IV. The Warning Signs of Labor and Sex Trafficking

In 2019, the American Hotel & Lodging Association (AHLA) launched the “No Room for Trafficking” campaign which offers free online training to hotel employees. The content is produced by Marriott International/ECPAT-USA and Polaris with the support of AHLA. The online training is available in 17 different languages and provides up-to-date details on how to identify, spot, and report human trafficking.14

There are two types of human trafficking – sex trafficking and labor trafficking – and both involve similar red flags that lodging properties are encouraged to train their employees to identify and report accordingly.

The Texas AG issued the following list of warning signs in relation to labor trafficking at commercial premises:

  1. A worker is not free to leave the premises;
  2. A worker arrives to work with the help of a manager or in a group that arrives at once and leaves at once;
  3. A worker(s) defers to another before answering questions and avoids eye contact with others;
  4. Someone else controls the worker’s compensation, paperwork, and/or identifying information; and
  5. Services are provided well below market rate and workers work excessively long hours and/or owe a large debt that cannot be paid off.15

The U.S. Department of Homeland Security produced a similar list of sex trafficking warning signs and advises lodging facilities to train employees to spot the following:

  1. Frequent use of “Do Not Disturb” signs, or when a guest asks for towels and bed coverings but will not allow employees in a room;
  2. The same person reserves multiple rooms, and hotel staff notices individuals leaving the room infrequently, not at all, or at odd hours;
  3. The smell of bodily fluids or musk;
  4. Refuses cleaning services for multiple days;
  5. Excessive amounts of cash in the room; and
  6. Children’s items in the room when no children were registered with the room.16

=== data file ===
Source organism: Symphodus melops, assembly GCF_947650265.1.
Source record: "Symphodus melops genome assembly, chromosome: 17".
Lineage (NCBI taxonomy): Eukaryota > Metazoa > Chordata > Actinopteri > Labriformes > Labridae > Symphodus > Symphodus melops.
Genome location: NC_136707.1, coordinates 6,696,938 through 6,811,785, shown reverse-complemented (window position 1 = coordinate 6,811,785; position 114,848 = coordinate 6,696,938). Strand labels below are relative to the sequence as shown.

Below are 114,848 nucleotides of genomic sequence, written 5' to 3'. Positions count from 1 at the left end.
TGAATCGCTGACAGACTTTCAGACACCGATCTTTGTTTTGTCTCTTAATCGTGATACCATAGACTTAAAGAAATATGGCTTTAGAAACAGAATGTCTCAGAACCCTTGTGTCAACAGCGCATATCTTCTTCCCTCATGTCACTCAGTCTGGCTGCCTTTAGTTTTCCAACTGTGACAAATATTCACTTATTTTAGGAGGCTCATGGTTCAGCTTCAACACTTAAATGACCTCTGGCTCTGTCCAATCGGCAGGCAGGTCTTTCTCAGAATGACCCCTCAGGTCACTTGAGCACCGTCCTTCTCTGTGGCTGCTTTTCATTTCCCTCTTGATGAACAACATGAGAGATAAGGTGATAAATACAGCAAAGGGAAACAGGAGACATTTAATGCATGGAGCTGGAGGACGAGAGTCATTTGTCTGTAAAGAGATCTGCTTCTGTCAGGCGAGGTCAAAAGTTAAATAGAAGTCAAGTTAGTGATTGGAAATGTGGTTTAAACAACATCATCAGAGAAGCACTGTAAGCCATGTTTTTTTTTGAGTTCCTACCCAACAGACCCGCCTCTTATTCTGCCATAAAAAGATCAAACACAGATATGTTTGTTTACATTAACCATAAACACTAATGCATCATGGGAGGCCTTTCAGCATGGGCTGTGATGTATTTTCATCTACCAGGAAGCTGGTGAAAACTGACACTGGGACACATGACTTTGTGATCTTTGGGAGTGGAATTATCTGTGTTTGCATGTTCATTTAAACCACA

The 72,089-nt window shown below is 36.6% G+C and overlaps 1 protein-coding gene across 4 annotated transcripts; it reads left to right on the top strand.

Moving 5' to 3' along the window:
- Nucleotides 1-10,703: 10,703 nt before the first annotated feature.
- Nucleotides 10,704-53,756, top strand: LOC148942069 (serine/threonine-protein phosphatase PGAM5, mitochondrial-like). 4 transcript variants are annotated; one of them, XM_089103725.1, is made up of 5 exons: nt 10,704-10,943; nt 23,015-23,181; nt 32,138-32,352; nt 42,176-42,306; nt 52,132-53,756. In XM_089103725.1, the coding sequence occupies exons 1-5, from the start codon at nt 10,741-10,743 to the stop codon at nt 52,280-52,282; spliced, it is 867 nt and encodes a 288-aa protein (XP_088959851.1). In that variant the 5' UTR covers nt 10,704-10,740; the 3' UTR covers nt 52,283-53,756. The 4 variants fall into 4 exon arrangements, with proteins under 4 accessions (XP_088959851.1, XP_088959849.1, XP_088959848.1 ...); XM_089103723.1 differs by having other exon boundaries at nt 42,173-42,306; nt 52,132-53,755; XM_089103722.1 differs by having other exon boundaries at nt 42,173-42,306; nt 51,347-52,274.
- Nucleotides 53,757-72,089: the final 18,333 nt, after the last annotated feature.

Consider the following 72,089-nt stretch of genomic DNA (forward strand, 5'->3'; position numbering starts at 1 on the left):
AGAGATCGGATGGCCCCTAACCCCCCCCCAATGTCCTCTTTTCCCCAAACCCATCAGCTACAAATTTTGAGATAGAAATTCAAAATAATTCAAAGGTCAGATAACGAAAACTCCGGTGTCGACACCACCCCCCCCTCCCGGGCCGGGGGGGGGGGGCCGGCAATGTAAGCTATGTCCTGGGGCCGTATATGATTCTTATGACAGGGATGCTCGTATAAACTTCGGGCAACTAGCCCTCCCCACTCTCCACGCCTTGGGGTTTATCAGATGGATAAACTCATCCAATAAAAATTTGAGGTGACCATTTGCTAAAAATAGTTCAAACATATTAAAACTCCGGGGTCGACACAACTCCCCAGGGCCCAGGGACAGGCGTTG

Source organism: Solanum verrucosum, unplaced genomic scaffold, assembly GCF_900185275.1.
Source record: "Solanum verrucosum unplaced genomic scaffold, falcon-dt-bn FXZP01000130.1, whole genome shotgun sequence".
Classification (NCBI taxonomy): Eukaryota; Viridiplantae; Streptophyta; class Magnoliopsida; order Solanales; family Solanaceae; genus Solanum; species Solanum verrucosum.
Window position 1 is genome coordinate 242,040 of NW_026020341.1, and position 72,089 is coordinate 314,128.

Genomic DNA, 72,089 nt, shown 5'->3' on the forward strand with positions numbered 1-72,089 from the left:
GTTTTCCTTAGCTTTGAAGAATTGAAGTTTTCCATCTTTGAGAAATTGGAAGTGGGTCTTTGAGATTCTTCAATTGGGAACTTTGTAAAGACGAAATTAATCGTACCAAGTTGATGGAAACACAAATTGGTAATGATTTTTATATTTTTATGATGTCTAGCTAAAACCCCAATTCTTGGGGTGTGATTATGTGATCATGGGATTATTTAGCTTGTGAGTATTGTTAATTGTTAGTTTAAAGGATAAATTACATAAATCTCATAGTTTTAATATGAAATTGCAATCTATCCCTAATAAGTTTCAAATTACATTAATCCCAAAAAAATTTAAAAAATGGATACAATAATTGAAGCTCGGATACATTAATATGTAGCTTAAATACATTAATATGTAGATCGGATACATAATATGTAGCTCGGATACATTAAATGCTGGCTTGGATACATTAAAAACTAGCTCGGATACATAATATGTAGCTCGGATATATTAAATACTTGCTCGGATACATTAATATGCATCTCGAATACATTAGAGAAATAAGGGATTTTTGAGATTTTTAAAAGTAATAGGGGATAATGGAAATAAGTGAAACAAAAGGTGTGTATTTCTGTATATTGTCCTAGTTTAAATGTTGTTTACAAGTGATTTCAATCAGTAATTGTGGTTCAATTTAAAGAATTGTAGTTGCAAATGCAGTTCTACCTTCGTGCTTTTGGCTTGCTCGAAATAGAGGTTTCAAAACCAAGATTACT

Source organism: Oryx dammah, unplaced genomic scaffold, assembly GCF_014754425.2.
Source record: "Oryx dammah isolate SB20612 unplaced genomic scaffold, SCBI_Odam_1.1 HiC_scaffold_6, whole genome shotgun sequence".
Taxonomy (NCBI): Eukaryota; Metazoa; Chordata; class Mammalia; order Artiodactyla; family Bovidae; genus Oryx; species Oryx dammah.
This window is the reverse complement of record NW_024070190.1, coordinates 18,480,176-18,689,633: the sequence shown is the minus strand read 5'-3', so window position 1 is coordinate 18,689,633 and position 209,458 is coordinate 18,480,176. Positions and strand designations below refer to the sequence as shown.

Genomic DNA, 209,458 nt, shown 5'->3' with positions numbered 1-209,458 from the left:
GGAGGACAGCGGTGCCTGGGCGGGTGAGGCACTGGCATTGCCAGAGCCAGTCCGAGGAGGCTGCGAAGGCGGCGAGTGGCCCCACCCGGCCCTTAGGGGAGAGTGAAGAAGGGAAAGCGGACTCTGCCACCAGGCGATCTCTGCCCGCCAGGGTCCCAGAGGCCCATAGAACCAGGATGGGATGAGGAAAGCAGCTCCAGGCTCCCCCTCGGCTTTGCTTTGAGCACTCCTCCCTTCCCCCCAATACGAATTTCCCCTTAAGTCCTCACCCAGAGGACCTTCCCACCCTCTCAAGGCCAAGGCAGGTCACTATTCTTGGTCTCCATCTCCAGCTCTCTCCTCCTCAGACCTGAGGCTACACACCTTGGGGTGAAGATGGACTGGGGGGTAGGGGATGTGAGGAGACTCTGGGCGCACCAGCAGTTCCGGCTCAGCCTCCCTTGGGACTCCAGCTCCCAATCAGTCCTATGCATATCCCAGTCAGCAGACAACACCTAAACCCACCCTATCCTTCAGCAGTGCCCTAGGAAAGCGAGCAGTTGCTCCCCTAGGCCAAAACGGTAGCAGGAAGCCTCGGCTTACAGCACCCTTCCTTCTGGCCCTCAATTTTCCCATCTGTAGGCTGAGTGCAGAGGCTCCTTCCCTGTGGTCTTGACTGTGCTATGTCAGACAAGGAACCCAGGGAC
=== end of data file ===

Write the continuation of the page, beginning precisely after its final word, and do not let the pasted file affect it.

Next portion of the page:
V. Trafficking Training for Lodging Employees Is Now “Mandatory”

With lodging and hospitality facilities now considered a type of ground zero for detecting and stopping human trafficking, the Texas Legislature passed House Bill 390 in 2021 (or Tex. Bus. Comm Code § 114.0051) to force lodging operators among others to train their employees on how to spot and report human trafficking. House Bill 390 went into effect in January of 2022 and requires all lodging employees (defined as those working at establishments with 10 or more rooms) to complete an annual human trafficking prevention awareness program that is either pre-approved by the Texas Attorney General as part of its list of pre-approved providers, or that is individually approved by the AG’s office.

Lodging operators must ensure employees complete the training within 90 days of being hired, and operators must provide certificates of completion to their staff and keep physical or electronic certificates for every employee for potential audits. Lodging operators also must display a sign (provided by the AG’s office) describing the required employee training alongside information about human trafficking and how to spot and report trafficking.

Any training program offered to employees can be no less than 20 minutes in duration and must provide an overview of human trafficking, describe the victims’ experiences of it, describe how human trafficking is defined, and offer an explanation as to why it occurs in the hospitality and lodging industry.